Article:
Who is That Doggy in the Mirror?

By Bonney Brown

When we humans look into a mirror we immediately recognize ourselves. Most children can recognize themselves in the mirror by their second birthday. Psychologists used to view self-recognition in a mirror as a major feat of consciousness and an important hallmark of self-awareness. Research shows that chimpanzees, orangutans, gorillas, dolphins and magpies also recognize themselves in a mirror. Yet most dogs and cats seem to ignore their images in a mirror. So, does this mean that they have no sense of self?

Dogs’ and cats’ eyes are substantially different from ours and as a result they see the world differently. They also differ from us in the ability to detect scents. A cat’s sense of smell is 14 times better than ours. That’s pretty impressive, but dogs are even more sensitive with a sense of smell that is 1000 times better than ours.

University of Colorado biologist Marc Bekoff recognized that dogs are considerably less affected by visual happenings and more affected by scents than are humans. He set about demonstrating self-awareness in dogs through a five-year experiment with his dogs and their own urine deposited in snow.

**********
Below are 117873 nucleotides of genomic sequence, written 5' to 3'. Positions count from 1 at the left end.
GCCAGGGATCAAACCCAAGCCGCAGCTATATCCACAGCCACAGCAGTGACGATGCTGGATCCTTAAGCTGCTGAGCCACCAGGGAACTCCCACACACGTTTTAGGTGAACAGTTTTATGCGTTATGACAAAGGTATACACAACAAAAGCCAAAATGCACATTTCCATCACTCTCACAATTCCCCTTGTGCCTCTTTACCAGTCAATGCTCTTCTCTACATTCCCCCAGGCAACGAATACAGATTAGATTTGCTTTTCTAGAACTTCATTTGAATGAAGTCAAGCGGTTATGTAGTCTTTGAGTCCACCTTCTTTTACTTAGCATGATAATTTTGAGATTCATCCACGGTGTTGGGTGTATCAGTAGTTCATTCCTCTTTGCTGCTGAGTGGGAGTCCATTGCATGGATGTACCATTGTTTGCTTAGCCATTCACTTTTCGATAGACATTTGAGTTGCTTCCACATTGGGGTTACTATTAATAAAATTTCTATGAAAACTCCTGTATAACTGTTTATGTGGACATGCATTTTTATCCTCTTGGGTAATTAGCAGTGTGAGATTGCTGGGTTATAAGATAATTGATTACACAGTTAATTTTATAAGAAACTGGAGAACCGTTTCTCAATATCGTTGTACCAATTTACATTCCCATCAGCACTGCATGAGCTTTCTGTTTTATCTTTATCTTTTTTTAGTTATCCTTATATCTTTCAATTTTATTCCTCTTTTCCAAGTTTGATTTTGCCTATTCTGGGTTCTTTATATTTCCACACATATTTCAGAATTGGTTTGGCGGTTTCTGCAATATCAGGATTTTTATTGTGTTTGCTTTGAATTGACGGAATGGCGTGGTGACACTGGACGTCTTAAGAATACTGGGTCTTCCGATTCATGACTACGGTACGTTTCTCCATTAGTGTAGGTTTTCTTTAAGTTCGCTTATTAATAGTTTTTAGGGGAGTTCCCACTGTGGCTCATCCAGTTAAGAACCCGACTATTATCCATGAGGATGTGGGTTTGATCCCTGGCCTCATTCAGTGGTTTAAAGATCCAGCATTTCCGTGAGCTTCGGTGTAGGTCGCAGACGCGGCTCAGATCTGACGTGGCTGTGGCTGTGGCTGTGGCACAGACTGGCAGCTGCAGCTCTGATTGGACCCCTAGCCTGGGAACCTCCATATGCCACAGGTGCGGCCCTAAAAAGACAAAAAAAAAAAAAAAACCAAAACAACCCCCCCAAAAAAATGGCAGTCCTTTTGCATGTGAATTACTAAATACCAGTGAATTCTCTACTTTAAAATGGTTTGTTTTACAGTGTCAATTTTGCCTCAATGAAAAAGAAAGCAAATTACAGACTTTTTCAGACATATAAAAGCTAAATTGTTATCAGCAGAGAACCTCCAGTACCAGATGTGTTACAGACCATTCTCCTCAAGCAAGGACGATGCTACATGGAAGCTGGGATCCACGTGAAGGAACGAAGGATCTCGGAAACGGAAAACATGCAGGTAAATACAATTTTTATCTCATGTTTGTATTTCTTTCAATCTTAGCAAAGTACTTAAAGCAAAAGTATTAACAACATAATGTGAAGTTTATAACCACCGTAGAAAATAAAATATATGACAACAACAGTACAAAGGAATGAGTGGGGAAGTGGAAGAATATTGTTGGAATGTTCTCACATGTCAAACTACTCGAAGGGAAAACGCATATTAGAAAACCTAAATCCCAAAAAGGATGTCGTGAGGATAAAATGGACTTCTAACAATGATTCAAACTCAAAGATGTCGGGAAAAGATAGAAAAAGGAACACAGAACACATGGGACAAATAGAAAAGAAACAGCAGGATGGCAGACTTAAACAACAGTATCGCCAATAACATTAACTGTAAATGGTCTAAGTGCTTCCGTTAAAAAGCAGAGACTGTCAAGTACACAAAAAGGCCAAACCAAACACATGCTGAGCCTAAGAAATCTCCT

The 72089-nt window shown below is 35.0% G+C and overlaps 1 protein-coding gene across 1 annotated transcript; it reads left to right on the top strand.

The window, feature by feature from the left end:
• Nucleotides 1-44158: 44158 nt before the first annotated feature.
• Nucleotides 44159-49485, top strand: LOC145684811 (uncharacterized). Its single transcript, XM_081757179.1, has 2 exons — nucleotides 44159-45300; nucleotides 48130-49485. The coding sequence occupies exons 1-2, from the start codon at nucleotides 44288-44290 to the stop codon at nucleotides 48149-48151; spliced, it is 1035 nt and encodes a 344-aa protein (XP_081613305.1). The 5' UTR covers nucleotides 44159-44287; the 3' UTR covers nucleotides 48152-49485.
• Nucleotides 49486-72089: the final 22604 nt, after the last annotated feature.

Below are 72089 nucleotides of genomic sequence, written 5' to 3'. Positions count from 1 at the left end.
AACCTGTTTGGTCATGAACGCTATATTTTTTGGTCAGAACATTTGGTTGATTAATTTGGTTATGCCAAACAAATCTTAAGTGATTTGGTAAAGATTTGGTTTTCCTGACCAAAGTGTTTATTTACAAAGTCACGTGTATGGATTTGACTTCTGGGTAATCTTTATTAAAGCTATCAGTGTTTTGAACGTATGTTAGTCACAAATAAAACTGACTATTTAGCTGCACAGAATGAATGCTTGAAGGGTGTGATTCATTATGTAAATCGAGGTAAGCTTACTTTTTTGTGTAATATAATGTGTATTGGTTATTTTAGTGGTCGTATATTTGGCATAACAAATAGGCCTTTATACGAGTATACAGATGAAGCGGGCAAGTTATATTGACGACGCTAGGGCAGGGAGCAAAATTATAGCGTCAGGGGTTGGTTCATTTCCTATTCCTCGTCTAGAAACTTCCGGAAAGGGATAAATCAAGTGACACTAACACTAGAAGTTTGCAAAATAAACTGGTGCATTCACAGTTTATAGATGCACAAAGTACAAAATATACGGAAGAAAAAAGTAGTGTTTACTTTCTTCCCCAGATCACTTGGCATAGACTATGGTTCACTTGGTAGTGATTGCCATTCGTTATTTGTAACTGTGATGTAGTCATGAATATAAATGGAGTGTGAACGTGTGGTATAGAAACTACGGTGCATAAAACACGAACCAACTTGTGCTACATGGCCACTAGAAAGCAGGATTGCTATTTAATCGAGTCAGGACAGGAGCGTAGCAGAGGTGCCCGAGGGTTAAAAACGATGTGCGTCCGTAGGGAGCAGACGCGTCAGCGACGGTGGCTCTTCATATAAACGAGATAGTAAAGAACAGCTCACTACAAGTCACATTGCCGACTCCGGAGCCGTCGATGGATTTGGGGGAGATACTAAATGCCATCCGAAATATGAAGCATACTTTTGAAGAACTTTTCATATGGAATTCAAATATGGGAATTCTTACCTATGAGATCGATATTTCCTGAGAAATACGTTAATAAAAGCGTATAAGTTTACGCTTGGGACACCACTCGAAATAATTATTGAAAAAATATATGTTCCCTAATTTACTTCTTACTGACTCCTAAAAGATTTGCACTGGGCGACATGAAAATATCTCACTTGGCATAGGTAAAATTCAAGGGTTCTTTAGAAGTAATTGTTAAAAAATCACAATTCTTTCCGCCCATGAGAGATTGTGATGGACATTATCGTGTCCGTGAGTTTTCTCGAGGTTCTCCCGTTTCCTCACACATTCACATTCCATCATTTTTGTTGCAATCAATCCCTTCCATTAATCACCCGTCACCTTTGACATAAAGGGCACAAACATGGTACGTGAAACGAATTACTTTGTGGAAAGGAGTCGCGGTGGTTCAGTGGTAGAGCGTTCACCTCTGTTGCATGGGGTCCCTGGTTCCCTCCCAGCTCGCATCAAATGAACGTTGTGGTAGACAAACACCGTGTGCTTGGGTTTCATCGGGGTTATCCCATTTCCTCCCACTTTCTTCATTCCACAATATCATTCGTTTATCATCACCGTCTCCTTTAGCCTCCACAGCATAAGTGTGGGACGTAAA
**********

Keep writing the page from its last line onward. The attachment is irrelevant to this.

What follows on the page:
Cats mark objects by rubbing their faces against them to leave their scent and anyone who has ever walked a dog knows how eager most dogs are to read “p-mail,” as Dr. Marty Becker calls it. The most important sense for dogs and cats is not sight, as in humans and primates, but smell, so perhaps in scientists were barking up the wrong tree by relying upon a visual test alone to determine self-awareness in animals.

“What is important to us is not the same to them,” wrote James Lautner of the Pussington Post. “When they see themselves in the mirror they don’t say ‘how cute I look, I hope that other cat will fancy me.’ Their image seen by themselves doesn’t have the significance that our image has to us.”

To those of us who live with dogs and cats, it’s really not surprising that dogs and cats recognize themselves (and others) by their scent.

As writer Will Cuppy once observed: “If an animal does something, we call it instinct; if we do the same thing, for the same reason, we call it intelligence.”

Events that Help Animals

Nevada Humane Society’s Blue Jeans Ball on November 16, 5:30 pm, at Atlantis Casino Resort to benefit homeless pets. Mayors Cashell and Martini honored. Festivities include formal dinner, dancing, silent and live auctions, raffles! Live entertainment by Nashville’s country superstars, Whiskey Dawn. More info and tickets available at http://www.bluejeansball.org.

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